University serves up soaring 'safe space' pledge

Franklin Pierce University now has a “Safe Space Pledge” listed on a website dedicated to “student conduct and community standards.”

According to the pledge, it is a student’s “responsibility to be an ally,” noting that “a Raven (the university’s mascot) demonstrates integrity and respect for the community.”

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“We must recognize that discrimination is not accepted, there is no excuse,” the Safe Space Pledge declares. “It is our responsibility to intervene, safely, in situations where discrimination has occurred.”

The pledge goes on to state that students “must come together to create a safe environment in which diversity and inclusion are appreciated and where everyone is welcomed.”

“It’s On Us, all of us, at Franklin Pierce University to end all forms of discrimination,” the pledge adds.

Meanwhile, the school’s “community standards” website advertises a “Safe Space Training” for “students, faculty, and staff” who wish to develop “skills to effectively support, affirm, refer, and advocate for LGBTQ+ community members” and learn “how to respond to and report incidents of hatred including assault and harassment.”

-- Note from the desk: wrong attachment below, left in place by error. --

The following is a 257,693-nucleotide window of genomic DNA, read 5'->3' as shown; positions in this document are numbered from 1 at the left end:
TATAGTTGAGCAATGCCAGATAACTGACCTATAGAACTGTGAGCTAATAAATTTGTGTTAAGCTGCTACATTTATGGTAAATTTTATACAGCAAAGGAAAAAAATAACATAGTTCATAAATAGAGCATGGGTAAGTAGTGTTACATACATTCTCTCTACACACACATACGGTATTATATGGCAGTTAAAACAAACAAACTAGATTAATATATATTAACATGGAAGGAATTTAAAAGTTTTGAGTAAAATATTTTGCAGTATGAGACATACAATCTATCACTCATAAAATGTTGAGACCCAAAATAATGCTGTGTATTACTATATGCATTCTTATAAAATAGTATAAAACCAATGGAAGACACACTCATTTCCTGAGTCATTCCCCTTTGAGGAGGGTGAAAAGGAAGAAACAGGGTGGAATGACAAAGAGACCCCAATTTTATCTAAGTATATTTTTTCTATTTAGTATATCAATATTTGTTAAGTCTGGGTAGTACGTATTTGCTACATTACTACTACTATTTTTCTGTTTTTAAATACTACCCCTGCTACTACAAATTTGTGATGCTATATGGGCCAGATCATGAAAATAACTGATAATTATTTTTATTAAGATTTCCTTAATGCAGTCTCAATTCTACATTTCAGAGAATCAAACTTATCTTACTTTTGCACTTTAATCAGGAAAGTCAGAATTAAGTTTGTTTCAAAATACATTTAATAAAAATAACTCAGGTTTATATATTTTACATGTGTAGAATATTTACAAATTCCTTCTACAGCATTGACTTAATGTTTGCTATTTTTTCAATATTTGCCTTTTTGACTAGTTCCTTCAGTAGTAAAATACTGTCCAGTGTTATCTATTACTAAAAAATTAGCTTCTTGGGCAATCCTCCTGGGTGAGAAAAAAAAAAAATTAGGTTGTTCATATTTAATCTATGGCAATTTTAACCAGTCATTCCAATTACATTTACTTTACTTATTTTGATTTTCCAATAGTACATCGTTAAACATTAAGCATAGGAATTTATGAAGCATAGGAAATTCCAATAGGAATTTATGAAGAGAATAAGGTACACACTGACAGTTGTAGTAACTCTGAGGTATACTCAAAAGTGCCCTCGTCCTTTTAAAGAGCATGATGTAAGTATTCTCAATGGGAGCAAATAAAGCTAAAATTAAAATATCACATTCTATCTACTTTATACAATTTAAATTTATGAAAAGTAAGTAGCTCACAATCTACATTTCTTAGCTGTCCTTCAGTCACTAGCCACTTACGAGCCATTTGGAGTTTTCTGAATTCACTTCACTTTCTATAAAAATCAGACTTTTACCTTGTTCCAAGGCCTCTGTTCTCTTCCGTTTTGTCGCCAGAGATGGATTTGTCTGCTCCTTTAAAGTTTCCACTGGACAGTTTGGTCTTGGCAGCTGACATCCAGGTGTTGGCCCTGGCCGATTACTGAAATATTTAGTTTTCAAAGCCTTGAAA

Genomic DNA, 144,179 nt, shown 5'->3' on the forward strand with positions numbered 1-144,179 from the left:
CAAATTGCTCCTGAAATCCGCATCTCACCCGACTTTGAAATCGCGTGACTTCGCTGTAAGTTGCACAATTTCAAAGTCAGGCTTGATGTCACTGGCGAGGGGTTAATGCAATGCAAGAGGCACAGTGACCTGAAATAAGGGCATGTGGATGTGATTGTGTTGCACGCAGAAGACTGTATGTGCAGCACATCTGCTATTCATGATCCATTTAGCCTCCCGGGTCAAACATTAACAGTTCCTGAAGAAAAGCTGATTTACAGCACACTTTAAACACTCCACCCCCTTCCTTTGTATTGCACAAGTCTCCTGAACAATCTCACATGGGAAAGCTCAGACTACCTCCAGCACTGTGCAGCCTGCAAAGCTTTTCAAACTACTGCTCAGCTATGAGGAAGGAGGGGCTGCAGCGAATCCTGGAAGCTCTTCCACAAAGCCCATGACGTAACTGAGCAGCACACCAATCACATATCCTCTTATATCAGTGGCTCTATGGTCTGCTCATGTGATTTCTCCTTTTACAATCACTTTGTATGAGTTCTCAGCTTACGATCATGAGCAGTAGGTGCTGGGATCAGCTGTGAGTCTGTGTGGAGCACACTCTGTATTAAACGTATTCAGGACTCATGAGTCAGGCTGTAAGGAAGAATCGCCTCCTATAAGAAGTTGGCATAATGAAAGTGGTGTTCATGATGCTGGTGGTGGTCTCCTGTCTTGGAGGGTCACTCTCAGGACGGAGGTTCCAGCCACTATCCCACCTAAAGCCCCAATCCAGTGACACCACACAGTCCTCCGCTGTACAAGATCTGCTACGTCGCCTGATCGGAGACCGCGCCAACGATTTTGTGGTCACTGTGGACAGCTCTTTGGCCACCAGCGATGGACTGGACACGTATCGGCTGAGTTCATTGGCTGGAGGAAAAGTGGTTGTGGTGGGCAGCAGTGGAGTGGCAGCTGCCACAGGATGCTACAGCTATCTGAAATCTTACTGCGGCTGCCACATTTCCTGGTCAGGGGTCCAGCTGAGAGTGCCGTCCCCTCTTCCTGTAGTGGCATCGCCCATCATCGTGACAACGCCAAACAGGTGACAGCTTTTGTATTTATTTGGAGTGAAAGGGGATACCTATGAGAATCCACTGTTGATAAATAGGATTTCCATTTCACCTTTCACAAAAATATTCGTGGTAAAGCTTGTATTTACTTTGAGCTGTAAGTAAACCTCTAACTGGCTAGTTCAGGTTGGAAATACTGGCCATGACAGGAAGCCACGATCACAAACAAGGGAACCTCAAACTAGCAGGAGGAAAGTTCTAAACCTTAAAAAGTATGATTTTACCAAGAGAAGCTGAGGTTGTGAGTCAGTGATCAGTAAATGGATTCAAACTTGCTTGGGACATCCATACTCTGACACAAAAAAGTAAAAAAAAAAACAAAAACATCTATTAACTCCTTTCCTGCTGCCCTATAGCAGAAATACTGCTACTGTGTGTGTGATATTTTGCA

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“The training is meant to enhance sensitivity and raise awareness of underrepresented and oppressed identities,” a description for the training explains.

Alliance Defending Freedom Senior Counsel Casey Mattox noted that “universities typically impose these kind of pledges as a way to virtue signal, often raising alarms about a problem that may not really exist on their campus.”

“If the goal of a ‘safe space’ is not to protect students from actual harm, but instead from ideas they disagree with then these programs actually hurt the very students they are meant to protect by denying them the opportunity to have their views challenged,” Mattox told Campus Reform. “Rather than creating ‘safe spaces’ for some students, universities should be encouraging and protecting the rights of all students to join with others of like-mind to advocate for their viewpoints and to engage in debate with fellow students who hold different views.”

Campus Reform reached out to the university for elaboration on who is required to take the Safe Space Pledge or participate in the training, but did not receive a response in time for publication.

Follow the author of this article on Twitter: @AGockowski